Immigration officials will now be required to report cases of domestic violence after the Legislative Yuan yesterday amended the Domestic Violence Prevention Act (家庭暴力防治法), a step lawmakers hope will improve the protection of foreign spouses.
Under the previous regulation, only medical personnel, social workers, educators and police were compelled to report cases of suspected domestic violence.
The amended law stipulates that immigration officials must inform the authorities within 24 hours after discovering potential cases, just as social workers are now required to do.
The amendment, proposed by Chinese Nationalist Party (KMT) Legislator Shyu Jong-shyoung (徐中雄), was necessary to protect foreign spouses, and immigration officials are the civil servants who have the most contact with them, Shyu said.l
“If we cannot establish a [domestic violence] report mechanism for foreign spouses, we will not be able to improve social order and address the nation’s problem of domestic violence,” Shyu said after the bill cleared the legislature.
Statistics included in the bill showed that 138,676 foreign spouses and 269,871 Chinese spouses lived in Taiwan as of the end of August. Over the past five years, 21,309 foreign and Chinese spouses have been victims of domestic violence, the statistics showed.
Statistics from the Ministry of the Interior showed that 6,539 cases of domestic violence were reported in January, an increase of 8.9 percent from the same period last year, when 6,006 cases were reported.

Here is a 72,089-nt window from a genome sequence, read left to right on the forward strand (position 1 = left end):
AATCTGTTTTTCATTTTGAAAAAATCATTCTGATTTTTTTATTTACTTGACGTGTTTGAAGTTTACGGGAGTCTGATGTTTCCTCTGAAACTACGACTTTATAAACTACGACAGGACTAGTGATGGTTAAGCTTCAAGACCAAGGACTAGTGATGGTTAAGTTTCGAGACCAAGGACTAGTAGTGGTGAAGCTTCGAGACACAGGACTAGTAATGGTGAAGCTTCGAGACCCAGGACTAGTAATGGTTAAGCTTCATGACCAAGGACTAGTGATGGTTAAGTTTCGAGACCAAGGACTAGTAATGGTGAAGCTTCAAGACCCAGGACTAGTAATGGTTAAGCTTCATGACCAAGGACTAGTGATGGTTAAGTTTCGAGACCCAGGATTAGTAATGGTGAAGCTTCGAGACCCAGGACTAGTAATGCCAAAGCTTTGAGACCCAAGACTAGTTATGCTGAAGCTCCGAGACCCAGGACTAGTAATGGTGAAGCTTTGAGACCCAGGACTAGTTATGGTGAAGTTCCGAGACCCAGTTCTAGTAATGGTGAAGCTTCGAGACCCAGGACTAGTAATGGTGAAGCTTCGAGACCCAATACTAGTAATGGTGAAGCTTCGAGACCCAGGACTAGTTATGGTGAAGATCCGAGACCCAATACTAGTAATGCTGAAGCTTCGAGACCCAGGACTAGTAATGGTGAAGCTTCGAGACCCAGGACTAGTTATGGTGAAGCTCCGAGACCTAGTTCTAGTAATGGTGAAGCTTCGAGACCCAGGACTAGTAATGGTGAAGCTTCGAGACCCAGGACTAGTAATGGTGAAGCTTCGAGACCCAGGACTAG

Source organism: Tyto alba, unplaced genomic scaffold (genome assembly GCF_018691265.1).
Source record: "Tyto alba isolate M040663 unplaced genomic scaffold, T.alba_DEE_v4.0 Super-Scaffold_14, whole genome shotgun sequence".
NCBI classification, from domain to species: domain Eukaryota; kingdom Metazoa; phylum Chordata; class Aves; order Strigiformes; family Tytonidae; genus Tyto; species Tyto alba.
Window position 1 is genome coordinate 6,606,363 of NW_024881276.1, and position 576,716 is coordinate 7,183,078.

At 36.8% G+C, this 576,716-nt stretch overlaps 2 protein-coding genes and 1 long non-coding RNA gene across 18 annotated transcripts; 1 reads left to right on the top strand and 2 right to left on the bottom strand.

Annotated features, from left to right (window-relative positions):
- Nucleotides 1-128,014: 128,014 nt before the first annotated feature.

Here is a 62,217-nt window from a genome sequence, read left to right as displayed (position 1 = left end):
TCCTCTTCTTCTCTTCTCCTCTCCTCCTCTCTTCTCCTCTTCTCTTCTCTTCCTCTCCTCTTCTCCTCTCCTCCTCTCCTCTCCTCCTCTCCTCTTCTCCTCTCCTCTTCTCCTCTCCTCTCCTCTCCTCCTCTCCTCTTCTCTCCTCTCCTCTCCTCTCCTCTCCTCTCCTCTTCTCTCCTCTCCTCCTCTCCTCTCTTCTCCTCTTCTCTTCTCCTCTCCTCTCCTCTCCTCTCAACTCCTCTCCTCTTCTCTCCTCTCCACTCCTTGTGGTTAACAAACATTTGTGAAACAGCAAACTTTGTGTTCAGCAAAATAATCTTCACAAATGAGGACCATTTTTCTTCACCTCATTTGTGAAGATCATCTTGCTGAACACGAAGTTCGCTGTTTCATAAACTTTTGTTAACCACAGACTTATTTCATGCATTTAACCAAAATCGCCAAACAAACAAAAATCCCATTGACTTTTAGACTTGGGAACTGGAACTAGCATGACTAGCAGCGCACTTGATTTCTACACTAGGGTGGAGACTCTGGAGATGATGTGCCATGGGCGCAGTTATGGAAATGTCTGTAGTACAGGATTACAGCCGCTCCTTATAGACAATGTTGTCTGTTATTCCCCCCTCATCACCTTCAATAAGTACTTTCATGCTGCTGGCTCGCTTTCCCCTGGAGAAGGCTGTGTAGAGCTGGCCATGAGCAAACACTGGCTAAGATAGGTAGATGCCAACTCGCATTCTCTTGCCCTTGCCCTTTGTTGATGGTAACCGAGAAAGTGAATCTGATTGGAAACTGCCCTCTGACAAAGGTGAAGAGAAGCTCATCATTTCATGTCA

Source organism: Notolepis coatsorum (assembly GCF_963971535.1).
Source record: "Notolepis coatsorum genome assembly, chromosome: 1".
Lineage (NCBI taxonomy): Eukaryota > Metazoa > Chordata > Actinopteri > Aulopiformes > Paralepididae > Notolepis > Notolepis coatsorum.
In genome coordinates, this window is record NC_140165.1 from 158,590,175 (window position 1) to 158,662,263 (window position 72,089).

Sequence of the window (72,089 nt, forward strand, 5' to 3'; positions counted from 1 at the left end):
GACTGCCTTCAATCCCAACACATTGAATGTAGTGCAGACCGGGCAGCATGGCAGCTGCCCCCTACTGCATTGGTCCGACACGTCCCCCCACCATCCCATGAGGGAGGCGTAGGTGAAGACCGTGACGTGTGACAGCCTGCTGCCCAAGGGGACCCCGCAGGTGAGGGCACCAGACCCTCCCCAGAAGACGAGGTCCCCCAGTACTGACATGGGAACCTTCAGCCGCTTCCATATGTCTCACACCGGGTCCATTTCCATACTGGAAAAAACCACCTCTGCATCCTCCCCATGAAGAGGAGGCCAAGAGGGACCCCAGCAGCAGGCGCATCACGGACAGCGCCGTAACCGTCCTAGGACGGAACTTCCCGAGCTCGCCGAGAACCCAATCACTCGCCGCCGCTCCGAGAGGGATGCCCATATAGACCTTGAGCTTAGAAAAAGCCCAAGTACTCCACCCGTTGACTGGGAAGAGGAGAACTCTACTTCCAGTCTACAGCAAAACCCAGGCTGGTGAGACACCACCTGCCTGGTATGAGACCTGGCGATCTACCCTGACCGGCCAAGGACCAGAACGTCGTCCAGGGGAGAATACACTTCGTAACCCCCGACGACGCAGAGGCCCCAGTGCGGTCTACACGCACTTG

Nearly 60 percent of the cases involved violence between spouses, former spouses or cohabitants. More than 17 percent concerned abuse of children or teenagers, while 3 percent involved assaults on the elderly.
“Because of such factors as cultural and language barriers, foreign and Chinese spouses are disadvantaged compared with Taiwanese nationals. It is therefore necessary to oblige personnel in charge of immigration affairs to act because they are in constant contact with foreign spouses,” Vice Minister of the Interior Chien Tai-lang (簡太郎) said during the legislature’s preliminary review of the bill.
Concerned that the current economic downturn could lead to a spike in domestic violence, the legislature atttached a rider to the passage of the amendment yesterday requiring the Ministry of the Interior to propose plans within a week to increase the budget earmarked for the prevention of domestic violence.
The proposal should be included in the central government’s special budget request to boost investment in public works, the legislature said.